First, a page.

Masako Katsura: The Legendary Queen of Billiards

One such trailblazer is the Japanese billiards player Masako Katsura, who, in the 1940s, broke through barriers based on gender and made an enduring impact on the sport’s history.

Masako Katsura

The struggles Masako Katsura overcame and the triumphs that made her the Queen of Billiards will all be covered in this article.

In the traditionally male-dominated sport of billiards, several pioneering female players have overcome expectations and gender norms to achieve legendary status.

Masako Katsura’s Early Life and Introduction to Billiards

Masako Katsura was born on November 3, 1913, in Tokyo, Japan. She spent many formative days in her family’s billiards room, watching her father and older brother play the game. She became interested in the sport because of the balls’ motions and the angles at which they collided. When she was 12, Katsura started playing pool independently, perfecting her skills and creating her style.

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Rise to Fame

Her father soon became aware of Katsura’s skill and commitment to the game and urged her to participate in billiards competitions. Women were not permitted to compete in formal tournaments against males until the 1930s, restricting their opportunities to demonstrate their abilities. Unfazed, Katsura started fighting against other women, taking home multiple tournament victories and developing a reputation as a formidable opponent.

Despite her accomplishments, Katsura encountered prejudice and distrust from many male players who questioned her skills and refused to compete against her. Yet Katsura’s perseverance paid off when she was invited to participate in an exhibition match against the reigning world champion, Willie Hoppe. The game was a complete success, and Katsura demonstrated her skill as a competitor, winning respect and admiration of her peers.

Masako Katsura’s Trailblazing Career

After defeating Hoppe, Katsura was given further opportunities in the billiards scene, and in 1949 she became the first woman to win the Japanese National Billiards Championship. After she broke further records, she was dubbed “The First Lady of Billiards” after winning the title six more times. Katsura was also the first female competitor in the World Professional Billiards Championship, placing fifth.

Katsura had a distinct playing style that was distinguished by her accuracy, quickness, and use of English, a trick that includes striking the cue ball off-center to change its course. Generations of female pool players have been inspired by her skill at the game and her groundbreaking career, which paved the way for them to compete in and excel in a sport where males predominate.

Masako Katsura’s Legacy and Honors

In the 1960s, Masako Katsura stopped competing professionally, but she kept up her recreational game. She expired on June 17, 1995, leaving a legacy that encouraged future women to follow their dreams and challenge gender norms. Katsura’s position in billiards history was established in 2004 when she was elected to the Billiard Congress of America Hall of Fame in honor of her contributions to the sport.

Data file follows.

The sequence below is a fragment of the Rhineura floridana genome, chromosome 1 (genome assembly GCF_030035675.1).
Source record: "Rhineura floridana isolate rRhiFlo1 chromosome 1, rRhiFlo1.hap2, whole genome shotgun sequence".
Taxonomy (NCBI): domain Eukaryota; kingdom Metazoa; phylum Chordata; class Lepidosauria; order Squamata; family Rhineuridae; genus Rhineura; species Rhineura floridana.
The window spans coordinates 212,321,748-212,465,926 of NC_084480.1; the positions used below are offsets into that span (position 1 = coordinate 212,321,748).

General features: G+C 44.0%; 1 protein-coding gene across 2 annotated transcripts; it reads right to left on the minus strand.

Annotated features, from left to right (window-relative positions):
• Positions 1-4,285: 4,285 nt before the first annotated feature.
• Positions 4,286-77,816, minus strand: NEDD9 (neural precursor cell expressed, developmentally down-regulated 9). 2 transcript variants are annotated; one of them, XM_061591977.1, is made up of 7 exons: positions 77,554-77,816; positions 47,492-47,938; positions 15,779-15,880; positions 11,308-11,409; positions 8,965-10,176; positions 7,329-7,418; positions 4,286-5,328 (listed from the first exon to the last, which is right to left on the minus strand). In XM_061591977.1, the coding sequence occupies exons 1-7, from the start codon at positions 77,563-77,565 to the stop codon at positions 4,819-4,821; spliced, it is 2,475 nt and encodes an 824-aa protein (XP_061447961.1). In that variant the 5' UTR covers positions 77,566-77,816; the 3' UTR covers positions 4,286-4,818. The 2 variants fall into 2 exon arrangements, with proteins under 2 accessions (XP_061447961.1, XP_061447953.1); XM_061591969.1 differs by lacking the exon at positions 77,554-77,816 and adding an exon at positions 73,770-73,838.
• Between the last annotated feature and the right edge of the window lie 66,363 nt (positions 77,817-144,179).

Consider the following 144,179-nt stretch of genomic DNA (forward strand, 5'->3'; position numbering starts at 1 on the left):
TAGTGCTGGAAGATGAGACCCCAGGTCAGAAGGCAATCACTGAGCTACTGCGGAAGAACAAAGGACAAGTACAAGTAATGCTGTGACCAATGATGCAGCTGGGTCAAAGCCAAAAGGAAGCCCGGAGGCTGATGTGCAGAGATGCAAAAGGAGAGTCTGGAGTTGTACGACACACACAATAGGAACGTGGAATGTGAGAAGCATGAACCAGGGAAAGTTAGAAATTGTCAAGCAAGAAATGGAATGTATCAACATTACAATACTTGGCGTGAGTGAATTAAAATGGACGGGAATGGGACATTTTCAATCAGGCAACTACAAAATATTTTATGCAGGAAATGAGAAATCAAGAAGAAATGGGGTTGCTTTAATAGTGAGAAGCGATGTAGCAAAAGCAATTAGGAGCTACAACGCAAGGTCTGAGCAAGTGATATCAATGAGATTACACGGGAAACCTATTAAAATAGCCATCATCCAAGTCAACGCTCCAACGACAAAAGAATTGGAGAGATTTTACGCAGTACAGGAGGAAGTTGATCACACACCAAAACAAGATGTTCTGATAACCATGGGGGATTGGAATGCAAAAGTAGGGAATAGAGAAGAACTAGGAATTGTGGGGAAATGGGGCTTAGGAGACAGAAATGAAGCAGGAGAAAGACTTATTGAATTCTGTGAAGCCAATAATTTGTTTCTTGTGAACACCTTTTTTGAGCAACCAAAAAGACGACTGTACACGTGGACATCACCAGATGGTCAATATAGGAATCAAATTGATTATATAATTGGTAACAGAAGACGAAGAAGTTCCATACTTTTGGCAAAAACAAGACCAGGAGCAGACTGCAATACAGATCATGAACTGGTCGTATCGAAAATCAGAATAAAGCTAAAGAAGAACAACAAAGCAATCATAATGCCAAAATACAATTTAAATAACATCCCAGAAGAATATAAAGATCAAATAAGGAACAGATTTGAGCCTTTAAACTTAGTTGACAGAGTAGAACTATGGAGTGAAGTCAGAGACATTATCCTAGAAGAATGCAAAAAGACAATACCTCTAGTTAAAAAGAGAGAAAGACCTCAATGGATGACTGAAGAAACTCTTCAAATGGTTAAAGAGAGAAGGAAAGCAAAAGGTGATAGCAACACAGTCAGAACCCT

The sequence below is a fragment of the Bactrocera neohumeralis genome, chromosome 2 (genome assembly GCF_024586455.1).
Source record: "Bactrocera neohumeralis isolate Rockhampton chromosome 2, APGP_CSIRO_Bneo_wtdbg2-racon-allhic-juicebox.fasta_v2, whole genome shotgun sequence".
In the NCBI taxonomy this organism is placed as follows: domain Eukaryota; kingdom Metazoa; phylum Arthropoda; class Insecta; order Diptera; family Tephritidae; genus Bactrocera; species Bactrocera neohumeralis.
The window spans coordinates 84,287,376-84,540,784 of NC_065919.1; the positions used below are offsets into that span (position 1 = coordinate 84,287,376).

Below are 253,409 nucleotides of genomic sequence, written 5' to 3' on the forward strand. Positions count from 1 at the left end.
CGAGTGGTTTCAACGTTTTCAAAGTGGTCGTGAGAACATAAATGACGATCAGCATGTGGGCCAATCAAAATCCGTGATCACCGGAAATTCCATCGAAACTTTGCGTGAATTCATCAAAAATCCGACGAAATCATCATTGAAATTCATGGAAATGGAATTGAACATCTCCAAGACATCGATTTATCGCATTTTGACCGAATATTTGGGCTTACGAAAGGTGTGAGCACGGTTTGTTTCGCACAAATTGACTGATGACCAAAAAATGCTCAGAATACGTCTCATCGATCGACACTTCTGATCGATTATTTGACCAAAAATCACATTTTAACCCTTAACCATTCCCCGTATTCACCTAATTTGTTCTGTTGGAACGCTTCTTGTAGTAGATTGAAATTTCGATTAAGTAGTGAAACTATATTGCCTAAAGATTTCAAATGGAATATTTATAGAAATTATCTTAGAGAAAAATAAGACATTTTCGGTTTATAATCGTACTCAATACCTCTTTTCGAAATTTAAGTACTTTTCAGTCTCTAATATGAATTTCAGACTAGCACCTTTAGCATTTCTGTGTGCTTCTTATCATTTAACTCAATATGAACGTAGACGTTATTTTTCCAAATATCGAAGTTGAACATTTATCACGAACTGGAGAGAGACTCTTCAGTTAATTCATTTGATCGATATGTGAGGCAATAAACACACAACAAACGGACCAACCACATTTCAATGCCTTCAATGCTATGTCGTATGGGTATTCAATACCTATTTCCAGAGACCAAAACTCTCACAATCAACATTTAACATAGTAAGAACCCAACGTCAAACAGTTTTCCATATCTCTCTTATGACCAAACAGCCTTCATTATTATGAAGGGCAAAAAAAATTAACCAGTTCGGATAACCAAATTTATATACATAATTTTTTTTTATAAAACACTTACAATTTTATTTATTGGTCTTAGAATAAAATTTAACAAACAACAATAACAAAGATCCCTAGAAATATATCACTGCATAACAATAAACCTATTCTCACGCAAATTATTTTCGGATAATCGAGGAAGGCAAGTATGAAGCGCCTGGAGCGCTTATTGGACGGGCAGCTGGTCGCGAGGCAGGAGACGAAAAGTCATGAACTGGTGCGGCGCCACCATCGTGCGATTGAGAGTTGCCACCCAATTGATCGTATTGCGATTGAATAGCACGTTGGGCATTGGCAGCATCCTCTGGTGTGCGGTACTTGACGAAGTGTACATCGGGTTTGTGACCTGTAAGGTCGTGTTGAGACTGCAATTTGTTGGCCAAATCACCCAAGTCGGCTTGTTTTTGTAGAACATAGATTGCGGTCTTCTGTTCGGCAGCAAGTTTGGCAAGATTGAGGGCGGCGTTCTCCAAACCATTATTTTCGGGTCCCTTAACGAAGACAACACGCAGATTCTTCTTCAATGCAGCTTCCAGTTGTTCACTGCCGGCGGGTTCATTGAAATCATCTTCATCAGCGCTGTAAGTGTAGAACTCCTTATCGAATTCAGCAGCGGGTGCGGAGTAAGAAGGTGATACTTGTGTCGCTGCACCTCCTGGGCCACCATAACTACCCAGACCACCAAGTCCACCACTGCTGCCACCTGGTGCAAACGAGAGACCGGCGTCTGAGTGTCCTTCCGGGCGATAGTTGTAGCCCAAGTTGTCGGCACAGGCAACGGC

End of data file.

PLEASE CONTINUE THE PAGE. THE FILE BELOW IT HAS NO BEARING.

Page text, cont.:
The life of Masako Katsura is a testament to greatness, tenacity, and resolve. She overcame prejudice and gender-based barriers to break new ground in the billiards industry, inspiring later generations of women to follow their interests and realize their goals. Her legacy lives on, inspiring and empowering women in athletics and beyond while serving as a constant reminder that anything is possible with effort and commitment.


What were some of Masako Katsura’s signature playing styles?

Masako Katsura was known for her English playing style, which involved striking the cue ball off-center to cause it to spin and alter course after striking the object ball. Her shots were swift and precise due to her exceptional speed and accuracy.

How did Masako Katsura’s career impact women’s participation in billiards?

The career of Masako Katsura significantly influenced how many ladies played pool. Her success and achievements discredited the stereotype that women lacked the skills or ability to play the game at a high level. She cleared the way for other female pool players and encouraged a new group of women to play the game they love.

When and where did Masako Katsura win her first Japanese National Billiards Championship?

Masako Katsura was the first woman to win the Japanese National Billiards Championship when she did so in 1949. Six more championships were won by her throughout her tenure.

What other honors and awards has Masako Katsura received for her contributions to billiards?

Masako Katsura was recognized for her contributions to pool not only by being inducted into the Billiard Congress of America Hall of Fame in 2004 but also by receiving additional accolades and awards. She received the Medal with Purple Rosette from the Japanese government in 1986 in recognition of her exceptional sporting accomplishments.

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